With Standard Life banning withdrawals from its UK real estate fund, could Britain’s commercial property market be about to crumble? John Stepek looks at what it means for you.
Britain's house price bubble
UK house price indices
The Halifax and Nationwide indices are based on each lender's mortgage approvals, and exclude cash sales. Both are 'seasonally-adjusted' – the market is slower in winter and busier in spring. The Rightmove index is based on sellers' initial asking pricess, and the DCLG (Dept for Communities and Local Government) index is based on data including house prices, mortgages, transactions and land prices.
From Merryn's blog
The government has given another clear signal that it has the buy-to-let business firmly in its sights. Avoid at all costs, says Merryn Somerset Webb.
A report says those born in the early 1980s have half as much wealth as those born in the 1970s. The best way to fix that is lower house prices, says Merryn Somerset Webb.
Changes to stamp duty are driving London property developers to give up on family homes in favour of filling the capital with tiny flats.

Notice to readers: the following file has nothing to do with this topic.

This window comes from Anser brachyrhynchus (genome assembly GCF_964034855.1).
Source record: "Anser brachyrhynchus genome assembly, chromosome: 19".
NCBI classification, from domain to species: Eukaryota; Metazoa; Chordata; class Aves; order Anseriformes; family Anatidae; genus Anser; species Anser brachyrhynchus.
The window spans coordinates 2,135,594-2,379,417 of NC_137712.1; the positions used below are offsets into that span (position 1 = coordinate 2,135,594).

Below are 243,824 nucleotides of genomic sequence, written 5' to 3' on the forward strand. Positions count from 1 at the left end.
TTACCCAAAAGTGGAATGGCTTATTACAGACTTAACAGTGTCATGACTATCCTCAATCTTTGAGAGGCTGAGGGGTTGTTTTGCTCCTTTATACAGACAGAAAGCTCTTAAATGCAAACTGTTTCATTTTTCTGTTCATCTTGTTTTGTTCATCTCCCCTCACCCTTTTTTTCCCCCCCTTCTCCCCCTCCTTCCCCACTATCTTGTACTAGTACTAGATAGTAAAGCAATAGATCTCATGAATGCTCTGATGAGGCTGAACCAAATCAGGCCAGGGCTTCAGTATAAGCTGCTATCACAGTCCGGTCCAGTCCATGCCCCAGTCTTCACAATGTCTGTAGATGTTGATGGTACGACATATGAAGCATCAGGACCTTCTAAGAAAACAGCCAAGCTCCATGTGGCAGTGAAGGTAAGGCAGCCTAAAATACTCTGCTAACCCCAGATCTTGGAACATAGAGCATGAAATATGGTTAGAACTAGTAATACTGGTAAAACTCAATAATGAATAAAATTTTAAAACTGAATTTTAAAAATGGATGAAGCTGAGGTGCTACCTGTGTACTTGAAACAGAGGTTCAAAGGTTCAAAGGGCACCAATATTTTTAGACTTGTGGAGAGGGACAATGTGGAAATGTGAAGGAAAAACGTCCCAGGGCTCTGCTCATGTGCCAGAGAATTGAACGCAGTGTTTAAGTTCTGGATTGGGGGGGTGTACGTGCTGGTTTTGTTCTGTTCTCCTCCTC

If you’re looking for value in UK property, the pickings are slim – prices are soaring back to unsustainable levels, says John Stepek.
Surveyors are predicting a fall in UK houses prices as the London luxury market falters. But don’t get your hopes up. It’s not the start of anything big.
If house prices in Britain do hit the skids, it won’t be because of the EU referendum vote, says John Stepek. The causes will be much closer to home.
In February, investors pulled more cash from commercial property funds than in any month since 2008. Natalie Stanton investigates why.
It might appear that a shortage of new houses to blame for Britain’s high house prices. But that’s not the real reason, says Edward Chancellor.
Despite the drawbacks, buy-to-let property is still very popular. But if you want lower prices and higher yields, says Merryn Somerset Webb, put off buying for a few years.
Last week’s Budget contained yet more bad news for the buy-to-let sector. Big landlords will now be subject to the new “second home” stamp duty surcharge of three percentage points.
With buy-to-let property becoming less and less appealing, landlords are hunting around for other options – such as holiday lets. But are they worth it?
There’s one area that may be flashing a warning sign for the rest of London’s red hot housing market, says Matthew Partridge – new-builds.
House prices in London are well above their pre-2008 peaks. But it looks like things are about to change. Matthew Partridge explains what’s in store for London property.
Why you shouldn’t buy London property
If you’re thinking of investing in property in London, please think again.
A property price crash in London is imminent. And it could leave you seriously out of pocket.
‘London’s Pending Property Crash,’ is a free, exclusive investment briefing that will alert you to the dangers ahead.
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